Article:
Bascaily, Reddit user u/imonvacaaation (or OP, for original poster), wants to know if she's wrong for how she's treating a male coworker who often has angry outbursts at work. Let's get into it:
"I'm an engineer, and I work on a team with seven decently chill guys and one guy with anger issues. Like, he can't just have a respectful disagreement. He'll raise his voice and yell and get up close to your face. I hate it."
"So, I started by just complaining to my boss about it. He brushed it under the rug, saying [my coworker]'s just like that, and if I think he's bad now I should've seen him 10 years ago before he 'mellowed out.' It makes me wonder what he was like 10 years ago, because he sure ain't mellow now. It's also a small enough company that there's no HR, only corporate management. Which doesn't help."
With no help from management, OP decided to take things into her own hands: "I stopped calling him 'angry' and what he was doing 'arguing' or 'yelling.' I just swapped in the words 'emotional,' or 'throwing a tantrum,' or 'having a fit.' I was kinda hoping I could shift his reputation from domineering (big man vibes) to emotional and tantrum-ing (weak, sad baby vibes)."
"I started making subtle comments; like if I had a meeting with him and he got a temper, I'd mention to the other people, 'Wow, it's crazy how emotional Jay got. I don't know how he has the energy to throw a hissy fit at 9 a.m. I'm barely awake.' Or, when my boss asked me to recap a meeting he missed, I told him, 'Dan, Jack, and James had some really great feedback on my report for [this client]. Jay kinda had trouble managing his emotions and had a temper tantrum again, but you know how he gets.'"
Eventually, some of OP coworker's started using her same language to describe this coworker, and it progressed even further. "I even got gutsy enough to start saying to his face: 'Hey, I can hardly understand what you're trying to explain when you're so emotional.'"
"After a while, he started to get a reputation as emotional and irrational. Which I could tell pissed him off, but he stopped yelling at me as much."
"Anyway, he slipped once this week, and I just said, 'I really can't talk to you when you're being this emotional.' He blew up at me, asking why I was always calling him that. I shrugged and said, 'Dude, you look like you're on the verge of tears; go look in the mirror before you ask me,' and he got really angry that I suggested he might start crying (that was kind of a flippant comment, he was red-faced angry, not tearful angry, and I could tell)."
Now OP is wondering whether or not she did something wrong: "I feel like a bit of a dick for being petty and trying to gaslight this guy into thinking everyone around him sees him as a crybaby, but it also mostly worked when the 'proper channels' didn't."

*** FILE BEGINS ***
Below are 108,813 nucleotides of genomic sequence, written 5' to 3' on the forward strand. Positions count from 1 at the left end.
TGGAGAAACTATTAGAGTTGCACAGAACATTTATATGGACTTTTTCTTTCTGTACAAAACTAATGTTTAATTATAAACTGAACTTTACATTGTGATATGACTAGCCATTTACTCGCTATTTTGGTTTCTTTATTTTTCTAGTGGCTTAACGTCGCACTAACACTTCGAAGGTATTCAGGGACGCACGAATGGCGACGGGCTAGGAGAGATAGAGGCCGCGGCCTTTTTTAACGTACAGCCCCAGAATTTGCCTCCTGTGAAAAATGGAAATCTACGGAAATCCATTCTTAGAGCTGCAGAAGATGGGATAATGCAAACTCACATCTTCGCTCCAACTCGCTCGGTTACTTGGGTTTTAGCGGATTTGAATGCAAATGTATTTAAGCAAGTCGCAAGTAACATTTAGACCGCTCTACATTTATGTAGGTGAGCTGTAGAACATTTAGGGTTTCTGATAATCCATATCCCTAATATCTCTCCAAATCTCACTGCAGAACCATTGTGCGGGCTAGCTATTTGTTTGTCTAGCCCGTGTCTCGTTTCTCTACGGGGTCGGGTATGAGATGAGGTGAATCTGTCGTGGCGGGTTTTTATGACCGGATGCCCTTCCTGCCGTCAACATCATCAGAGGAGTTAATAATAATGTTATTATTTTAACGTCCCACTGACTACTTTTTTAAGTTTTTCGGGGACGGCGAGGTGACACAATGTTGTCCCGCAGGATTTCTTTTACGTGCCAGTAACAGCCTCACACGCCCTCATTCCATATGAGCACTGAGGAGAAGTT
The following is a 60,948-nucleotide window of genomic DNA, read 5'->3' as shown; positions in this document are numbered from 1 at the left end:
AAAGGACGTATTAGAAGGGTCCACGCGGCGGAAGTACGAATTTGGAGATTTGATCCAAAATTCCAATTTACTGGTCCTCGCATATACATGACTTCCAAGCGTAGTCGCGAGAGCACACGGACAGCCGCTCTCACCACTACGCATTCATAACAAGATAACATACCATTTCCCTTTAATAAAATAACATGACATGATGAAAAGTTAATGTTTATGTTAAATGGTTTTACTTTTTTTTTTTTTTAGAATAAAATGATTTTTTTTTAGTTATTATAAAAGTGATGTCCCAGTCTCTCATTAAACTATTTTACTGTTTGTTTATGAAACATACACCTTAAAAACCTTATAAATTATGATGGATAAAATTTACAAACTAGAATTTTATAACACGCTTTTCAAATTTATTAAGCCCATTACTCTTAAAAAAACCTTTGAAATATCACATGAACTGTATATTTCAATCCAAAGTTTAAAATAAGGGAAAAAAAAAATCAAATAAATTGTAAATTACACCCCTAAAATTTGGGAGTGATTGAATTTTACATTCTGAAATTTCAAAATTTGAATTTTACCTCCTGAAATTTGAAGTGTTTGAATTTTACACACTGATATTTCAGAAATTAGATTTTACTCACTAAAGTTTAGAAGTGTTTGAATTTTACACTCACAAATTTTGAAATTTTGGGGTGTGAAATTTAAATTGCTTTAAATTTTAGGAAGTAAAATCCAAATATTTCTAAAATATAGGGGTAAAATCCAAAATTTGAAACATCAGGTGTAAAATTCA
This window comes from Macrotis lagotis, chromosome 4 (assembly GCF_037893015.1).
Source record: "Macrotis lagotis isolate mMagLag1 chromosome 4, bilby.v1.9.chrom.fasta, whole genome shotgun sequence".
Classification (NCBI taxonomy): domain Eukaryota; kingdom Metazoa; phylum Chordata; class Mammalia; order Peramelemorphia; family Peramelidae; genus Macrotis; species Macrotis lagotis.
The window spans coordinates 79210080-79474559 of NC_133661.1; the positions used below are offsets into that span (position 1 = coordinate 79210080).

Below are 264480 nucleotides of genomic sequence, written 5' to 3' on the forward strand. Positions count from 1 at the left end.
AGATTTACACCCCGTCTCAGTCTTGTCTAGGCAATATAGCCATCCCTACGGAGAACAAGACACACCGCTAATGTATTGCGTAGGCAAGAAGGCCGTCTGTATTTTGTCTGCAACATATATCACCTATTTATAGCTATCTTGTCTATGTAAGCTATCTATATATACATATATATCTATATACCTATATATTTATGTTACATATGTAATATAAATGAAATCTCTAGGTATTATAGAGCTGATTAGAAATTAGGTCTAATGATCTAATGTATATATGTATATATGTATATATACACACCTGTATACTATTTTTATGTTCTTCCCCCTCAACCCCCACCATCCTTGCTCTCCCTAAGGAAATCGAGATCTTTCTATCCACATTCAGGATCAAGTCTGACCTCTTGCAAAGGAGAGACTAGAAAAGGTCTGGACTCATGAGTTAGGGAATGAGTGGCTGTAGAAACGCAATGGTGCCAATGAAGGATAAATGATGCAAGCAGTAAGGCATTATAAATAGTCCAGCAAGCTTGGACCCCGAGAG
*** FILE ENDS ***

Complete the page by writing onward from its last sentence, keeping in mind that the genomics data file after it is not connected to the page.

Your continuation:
The comments section of the thread exploded with people giving their commentary on the situation. Plenty felt that OP wasn't in the wrong at all given that her coworker was...acting emotional at work.
"He is, in fact, overly emotional. Nothing you said (except maybe the tears bit) is in any way a lie or even exaggeration. Stick to the truth."
"Anger is an emotion. He was having hissy fits. OP just named them correctly, which pointed out that his behavior is unacceptable in a professional setting. It is subtle and frankly ingenious and definitely something I’m going to remember if I’m confronted by someone like that again!"
Others pointed out that OP was simply using a word that's almost exclusively used on women whenever they show emotion or get upset.
"Honesty is always best policy. What actually happened here is that you pushed the buttons of a macho man by using terms traditionally used to describe an emotional woman on the verge of tears. You could have made it a lot worse if you wanted to."
"More people should do this to men who act this way. Women can't have an opinion without being labeled 'emotional,' but men can get angry and rage? It's still emotion."
"If he was a woman or femme-presenting person, these are exactly the things people would say to him with a tenth of the display. I enjoy a good script flipping."
One person said that their boss and upper management are the ones at fault in this scenario:
"The HR department and your boss are the most [asshole] of all in this scenario. They need to stand up and be the leaders they're in the position of. Obviously, this has been a problem that's been ignored for 10-plus years. It shouldn't be a problem employees have to take into their own hands."
And finally, some even pointed out that this coworker sounds dangerous, and advised OP to be careful.
"I think you did a good job at de-escalating the situation, but I think your coworker is a walking time bomb and one day he is going to blow.
If there is a way for you to begin creating a paper trail without it looking like you are creating a paper trail, I encourage you to do so. My fear is that one day he will snap and someone will get hurt."
"With no HR, and senior management being less than useless, you seem to have found a way to rein him in somewhat. I do feel a little apprehensive that your coworker might 'blow' at some point, however. If your campaign to rename his anger just makes him 'swallow' it (rather than actually letting it go), there could be trouble ahead."